Residential property
22 Apr 2020 News

Will the property market recover? An expert view

Our current circumstances have brought with them considerable challenges both in terms of our personal and professional lives.  When I am finding life a bit tough, I head for the golf course – for me, there is nothing better to clear my head - unfortunately I only managed one game this year before the courses were closed as a result of COVID-19.  As head of the firm’s residential property practice I spent the first few weeks of 2020 in my usual state of excitement and anticipation and market commentators have since confirmed that the residential market came out of the blocks at lightning speed at the start of this year.  More properties were listed in the first 10 weeks of the year than for the same time last year and sale prices were continuing to rise. In fairness this reflected the steady growth of the market over the past few years and we had started to hear more and more chat about the property “bubble”.

Property “bubbles” are a real thing and they are exciting while they last however like all bubbles they are temporary events. In the property market low interest rates and high levels of investment result in increased demand which cannot be satisfied by the supply of new homes. Prices are pushed up until the bubble inevitably bursts and the market slows or falls.

There can be many reasons why the bubble might burst however it is fair to say that a global pandemic was not one that anyone was predicting. The important thing to realise however that if the result of the current crisis is the slowing down of the market it was in all likelihood going to happen anyway.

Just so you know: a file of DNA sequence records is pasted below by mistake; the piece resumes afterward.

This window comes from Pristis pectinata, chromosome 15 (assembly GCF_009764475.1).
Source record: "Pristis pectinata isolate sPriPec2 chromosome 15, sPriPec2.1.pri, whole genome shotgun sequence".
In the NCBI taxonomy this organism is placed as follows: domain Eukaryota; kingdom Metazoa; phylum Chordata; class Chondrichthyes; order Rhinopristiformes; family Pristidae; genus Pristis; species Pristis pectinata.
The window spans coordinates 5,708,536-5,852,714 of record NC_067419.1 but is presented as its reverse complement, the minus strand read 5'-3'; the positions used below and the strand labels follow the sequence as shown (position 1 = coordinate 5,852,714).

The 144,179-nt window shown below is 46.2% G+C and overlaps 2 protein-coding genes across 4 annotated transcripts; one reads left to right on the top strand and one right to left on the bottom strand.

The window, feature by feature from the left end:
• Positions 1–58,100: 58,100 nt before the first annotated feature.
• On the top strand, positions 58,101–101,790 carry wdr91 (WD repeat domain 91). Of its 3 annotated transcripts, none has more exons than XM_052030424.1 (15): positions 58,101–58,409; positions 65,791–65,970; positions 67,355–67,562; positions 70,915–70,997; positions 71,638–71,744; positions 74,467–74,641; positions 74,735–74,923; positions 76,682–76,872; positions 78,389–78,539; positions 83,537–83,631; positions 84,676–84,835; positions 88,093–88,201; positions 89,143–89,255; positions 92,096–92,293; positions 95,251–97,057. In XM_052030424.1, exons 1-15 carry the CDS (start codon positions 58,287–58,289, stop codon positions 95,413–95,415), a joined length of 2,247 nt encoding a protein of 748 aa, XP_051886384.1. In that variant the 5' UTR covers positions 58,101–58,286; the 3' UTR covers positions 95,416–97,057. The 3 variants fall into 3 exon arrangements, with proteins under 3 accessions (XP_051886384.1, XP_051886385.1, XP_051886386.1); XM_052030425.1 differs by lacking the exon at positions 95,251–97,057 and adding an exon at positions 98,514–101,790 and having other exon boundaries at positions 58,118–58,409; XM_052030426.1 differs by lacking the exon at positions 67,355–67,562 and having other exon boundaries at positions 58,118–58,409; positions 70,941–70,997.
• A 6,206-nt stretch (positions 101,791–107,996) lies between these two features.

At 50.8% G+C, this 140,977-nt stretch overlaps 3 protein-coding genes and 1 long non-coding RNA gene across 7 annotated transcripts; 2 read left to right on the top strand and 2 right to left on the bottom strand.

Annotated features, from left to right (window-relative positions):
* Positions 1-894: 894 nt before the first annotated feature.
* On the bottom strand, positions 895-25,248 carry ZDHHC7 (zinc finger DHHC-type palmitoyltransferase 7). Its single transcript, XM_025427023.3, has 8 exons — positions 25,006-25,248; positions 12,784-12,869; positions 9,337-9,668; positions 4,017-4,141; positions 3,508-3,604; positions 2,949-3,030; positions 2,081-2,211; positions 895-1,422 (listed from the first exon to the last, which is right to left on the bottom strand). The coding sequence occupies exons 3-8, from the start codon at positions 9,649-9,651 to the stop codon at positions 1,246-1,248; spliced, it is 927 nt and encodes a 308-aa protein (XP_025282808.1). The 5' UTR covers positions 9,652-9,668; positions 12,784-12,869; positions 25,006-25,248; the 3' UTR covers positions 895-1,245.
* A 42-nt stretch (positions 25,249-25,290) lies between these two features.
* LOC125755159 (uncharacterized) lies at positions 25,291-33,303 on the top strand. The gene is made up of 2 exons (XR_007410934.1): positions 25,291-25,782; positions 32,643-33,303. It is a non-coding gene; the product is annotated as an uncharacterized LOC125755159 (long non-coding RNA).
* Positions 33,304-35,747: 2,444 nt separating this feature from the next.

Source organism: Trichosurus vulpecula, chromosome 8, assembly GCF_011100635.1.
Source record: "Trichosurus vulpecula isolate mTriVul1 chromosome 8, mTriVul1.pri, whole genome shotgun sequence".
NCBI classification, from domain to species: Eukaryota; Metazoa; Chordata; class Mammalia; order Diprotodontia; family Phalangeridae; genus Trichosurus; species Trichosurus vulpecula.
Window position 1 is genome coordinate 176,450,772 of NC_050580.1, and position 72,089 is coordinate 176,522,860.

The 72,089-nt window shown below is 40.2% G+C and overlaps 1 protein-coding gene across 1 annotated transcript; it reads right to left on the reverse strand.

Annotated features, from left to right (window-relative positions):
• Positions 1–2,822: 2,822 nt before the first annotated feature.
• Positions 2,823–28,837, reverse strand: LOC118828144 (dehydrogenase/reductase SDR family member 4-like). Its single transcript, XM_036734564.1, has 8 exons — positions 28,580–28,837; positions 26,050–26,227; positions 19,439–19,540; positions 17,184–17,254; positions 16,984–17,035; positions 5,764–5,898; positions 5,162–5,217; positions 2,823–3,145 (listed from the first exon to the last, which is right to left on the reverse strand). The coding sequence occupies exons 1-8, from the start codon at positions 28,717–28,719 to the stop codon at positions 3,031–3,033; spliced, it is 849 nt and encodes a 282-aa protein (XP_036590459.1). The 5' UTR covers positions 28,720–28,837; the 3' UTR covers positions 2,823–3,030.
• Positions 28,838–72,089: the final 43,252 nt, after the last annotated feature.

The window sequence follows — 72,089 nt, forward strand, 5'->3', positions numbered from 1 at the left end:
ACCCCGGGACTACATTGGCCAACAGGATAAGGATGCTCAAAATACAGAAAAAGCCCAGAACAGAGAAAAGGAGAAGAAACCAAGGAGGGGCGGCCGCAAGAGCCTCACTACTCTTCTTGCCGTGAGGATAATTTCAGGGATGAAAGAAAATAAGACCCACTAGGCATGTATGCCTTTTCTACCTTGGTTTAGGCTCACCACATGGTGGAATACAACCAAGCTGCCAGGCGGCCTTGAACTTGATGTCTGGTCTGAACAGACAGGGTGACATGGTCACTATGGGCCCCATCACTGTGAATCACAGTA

Is it a reason to panic? Not in my opinion. I have worked in the Edinburgh residential market for close to 40 years. I watched a property market steadily grow and prices increase during the 70’s and 80’s however by the time we had reached the 90’s those of us with mortgages were struggling to cope with interest rates of 13-14%. A struggling economy resulted in a fall of around 20% in property prices and for those in the market it was as if their world was coming to an end. But not so – the economy started to recover and by the time we moved beyond the millennium the market was flying again. Average house prices rose by over £100,000 between 2000 and 2005. A new bubble was being created.

However that was burst by the global recession of 2007-8 that saw average house prices drop to the levels they were at 4 years previous. Slowly but surely the recovery began and the property market has been riding the crest of a wave for the last 5 years.

Nobody can yet say how the present crisis is going to impact the property market. For many obvious reasons the market has to a large extent ground to a halt at the moment. Surveyors are unable to produce a Home Report so you can’t market your property for sale. If you did manage to get your property on the market before the lock-down no-one is allowed to view it. That said there is still some activity and only this morning I have taken two notes of interest from prospective buyers.

Neither can anybody tell you what the recovery will look like – will the lifting of restrictions see a slow and cautious return of activity – the U shaped recovery that some experts predict – or will the raising of restrictions result in a flurry of new activity – the alternative V shaped recovery mooted by some.

History dictates that the property market will recover and will probably flourish once again. In ten years’ time I am confidently predicting that the value of my house will have risen – probably by the same amount as my golf handicap!

If you have any questions about your property or would like to discuss the current market conditions, please get in touch.

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